Normative Signs: The Poetry of "Ought"

In which the author finds beauty in how people tell other people what to do.


compact_carThis photo was taken in Myrtle Beach, South Carolina. There’s little remarkable about the normative sign, here. Except that a) it is remarkably terse, and b) the driver of the mid-sized SUV parked by it apparently has no idea — or no concern — what it means.

Nor, for that matter, did the drivers of most of the cars parked in that row. All of the spaces in this row were marked “Compact,” and about 3/4 of the vehicles were — this is the USA, after all — decidedly not compact.

Redesigning Parking Signs

parking_scheduleNormally I only post signs spotted ‘in the wild.’ But shown here is a sign that isn’t in use yet. It’s an attempt by designer Nikki Sylianteng to design a parking sign that actually makes sense.

Here’s the story from Wired: A Redesigned Parking Sign So Simple That You’ll Never Get Towed.

Here’s the designer’s page.

No Concealable Weapons


This sign is posted in Charleston, South Carolina.

This is not the sort of sign one sees in Canada (where I live), which is perhaps why I’m baffled and amused by the wording. Is it really “concealable” weapons they want to exclude? If you’re going to specify subsets of lethal weapons to exclude, I can understand why you don’t want concealed (i.e., hidden, secret) weapons. But why concealable? Is the implication that it is OK to walk in with a pump-action shotgun, but not a 6-shooter on your hip? After all, the former aren’t (easily) concealable, but the latter are concealable, even if not concealed.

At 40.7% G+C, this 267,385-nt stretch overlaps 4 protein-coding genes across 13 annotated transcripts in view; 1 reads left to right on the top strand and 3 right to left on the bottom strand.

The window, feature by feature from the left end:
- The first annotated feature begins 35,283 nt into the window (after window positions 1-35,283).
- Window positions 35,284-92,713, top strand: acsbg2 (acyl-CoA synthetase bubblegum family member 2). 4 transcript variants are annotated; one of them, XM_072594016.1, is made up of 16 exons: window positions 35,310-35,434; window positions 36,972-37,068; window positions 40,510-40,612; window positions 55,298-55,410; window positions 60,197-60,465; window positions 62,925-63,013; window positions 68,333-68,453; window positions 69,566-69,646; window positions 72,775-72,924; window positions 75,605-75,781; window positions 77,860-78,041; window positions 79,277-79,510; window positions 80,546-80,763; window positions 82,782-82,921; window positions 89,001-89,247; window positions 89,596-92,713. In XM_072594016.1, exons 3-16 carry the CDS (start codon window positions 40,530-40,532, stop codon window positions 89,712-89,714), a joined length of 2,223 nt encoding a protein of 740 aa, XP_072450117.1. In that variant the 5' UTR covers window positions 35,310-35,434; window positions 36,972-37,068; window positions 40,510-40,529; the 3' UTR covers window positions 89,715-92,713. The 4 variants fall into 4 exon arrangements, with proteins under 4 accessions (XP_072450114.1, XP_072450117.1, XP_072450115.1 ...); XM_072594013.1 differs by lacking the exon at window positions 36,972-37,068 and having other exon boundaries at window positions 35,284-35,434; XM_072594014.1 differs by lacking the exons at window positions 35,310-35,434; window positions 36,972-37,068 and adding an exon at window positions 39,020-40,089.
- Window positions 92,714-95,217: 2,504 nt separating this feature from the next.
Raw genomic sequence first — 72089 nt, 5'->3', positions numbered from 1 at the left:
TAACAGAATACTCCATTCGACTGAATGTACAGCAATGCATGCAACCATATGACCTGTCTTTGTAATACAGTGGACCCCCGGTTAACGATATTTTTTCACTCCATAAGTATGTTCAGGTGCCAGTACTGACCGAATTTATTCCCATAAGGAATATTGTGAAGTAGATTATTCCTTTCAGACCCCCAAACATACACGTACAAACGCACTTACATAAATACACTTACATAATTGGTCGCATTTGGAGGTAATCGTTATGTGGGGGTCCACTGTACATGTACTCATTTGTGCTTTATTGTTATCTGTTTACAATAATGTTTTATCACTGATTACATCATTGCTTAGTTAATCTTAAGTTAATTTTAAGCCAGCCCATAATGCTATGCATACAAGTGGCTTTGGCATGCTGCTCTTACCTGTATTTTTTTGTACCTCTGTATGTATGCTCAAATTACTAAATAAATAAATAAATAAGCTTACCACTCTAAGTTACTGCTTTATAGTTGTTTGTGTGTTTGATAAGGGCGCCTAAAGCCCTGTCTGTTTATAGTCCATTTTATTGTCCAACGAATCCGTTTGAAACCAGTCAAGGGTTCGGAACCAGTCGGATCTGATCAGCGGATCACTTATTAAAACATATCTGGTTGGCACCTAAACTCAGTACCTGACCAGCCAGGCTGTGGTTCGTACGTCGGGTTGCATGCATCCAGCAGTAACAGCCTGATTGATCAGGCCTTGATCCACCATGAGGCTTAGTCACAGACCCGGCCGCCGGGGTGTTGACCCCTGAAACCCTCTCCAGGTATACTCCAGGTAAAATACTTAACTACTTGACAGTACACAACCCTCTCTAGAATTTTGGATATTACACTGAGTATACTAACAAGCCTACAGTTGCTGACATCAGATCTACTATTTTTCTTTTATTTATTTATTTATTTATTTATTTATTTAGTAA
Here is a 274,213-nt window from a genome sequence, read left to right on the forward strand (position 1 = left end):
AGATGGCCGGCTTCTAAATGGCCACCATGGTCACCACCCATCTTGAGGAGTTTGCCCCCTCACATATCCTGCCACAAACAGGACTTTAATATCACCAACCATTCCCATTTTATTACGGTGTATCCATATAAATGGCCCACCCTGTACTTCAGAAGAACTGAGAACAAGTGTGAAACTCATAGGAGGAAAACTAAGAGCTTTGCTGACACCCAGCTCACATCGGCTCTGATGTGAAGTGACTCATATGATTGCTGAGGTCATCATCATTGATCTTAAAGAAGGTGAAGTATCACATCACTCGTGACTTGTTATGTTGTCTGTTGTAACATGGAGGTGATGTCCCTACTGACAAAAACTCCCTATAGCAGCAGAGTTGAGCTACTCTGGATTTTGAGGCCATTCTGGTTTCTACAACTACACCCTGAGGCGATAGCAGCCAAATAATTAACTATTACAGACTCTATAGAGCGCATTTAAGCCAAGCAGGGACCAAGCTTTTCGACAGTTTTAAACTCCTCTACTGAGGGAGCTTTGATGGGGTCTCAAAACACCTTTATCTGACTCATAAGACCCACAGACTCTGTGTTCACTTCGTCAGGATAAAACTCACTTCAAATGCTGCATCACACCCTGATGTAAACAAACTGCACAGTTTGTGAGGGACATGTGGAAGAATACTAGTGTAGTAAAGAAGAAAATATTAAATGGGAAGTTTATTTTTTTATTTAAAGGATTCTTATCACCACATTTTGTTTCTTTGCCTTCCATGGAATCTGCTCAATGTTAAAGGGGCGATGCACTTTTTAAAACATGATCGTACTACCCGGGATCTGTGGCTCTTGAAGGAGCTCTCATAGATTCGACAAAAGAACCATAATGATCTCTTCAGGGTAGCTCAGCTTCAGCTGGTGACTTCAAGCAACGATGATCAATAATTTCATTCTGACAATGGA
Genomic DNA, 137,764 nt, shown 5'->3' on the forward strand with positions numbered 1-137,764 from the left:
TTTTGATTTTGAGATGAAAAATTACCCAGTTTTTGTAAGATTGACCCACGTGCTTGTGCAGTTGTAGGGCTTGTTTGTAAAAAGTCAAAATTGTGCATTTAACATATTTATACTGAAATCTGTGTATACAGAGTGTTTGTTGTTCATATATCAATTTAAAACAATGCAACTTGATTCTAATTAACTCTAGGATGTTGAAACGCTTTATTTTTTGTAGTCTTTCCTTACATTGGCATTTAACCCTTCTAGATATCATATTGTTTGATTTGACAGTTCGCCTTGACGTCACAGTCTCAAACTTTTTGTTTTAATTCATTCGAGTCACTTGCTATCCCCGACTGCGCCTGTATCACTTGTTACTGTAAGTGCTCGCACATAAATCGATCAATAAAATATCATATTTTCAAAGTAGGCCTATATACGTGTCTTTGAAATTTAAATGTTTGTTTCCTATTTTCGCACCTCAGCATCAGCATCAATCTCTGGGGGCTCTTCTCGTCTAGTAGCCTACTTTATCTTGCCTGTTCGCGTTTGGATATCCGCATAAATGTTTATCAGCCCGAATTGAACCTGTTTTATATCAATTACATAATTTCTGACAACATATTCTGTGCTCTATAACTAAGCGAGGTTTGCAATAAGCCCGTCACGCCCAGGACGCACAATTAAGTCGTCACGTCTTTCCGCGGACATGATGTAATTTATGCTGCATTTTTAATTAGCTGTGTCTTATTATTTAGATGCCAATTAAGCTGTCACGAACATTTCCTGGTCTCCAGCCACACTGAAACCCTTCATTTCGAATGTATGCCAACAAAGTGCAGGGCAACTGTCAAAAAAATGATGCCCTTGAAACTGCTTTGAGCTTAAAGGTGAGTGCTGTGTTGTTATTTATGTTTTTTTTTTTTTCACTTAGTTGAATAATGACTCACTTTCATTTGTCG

More to the point, perhaps, is whether you want people trying to parse the concealed/concealable distinction as they approach the door.

I realize this is touchy stuff in many parts of the US, and I’m not posting this to engage in a debate over the right to bear arms. I just find the sign verbally odd.


Quick update: apparently the wording is legally required.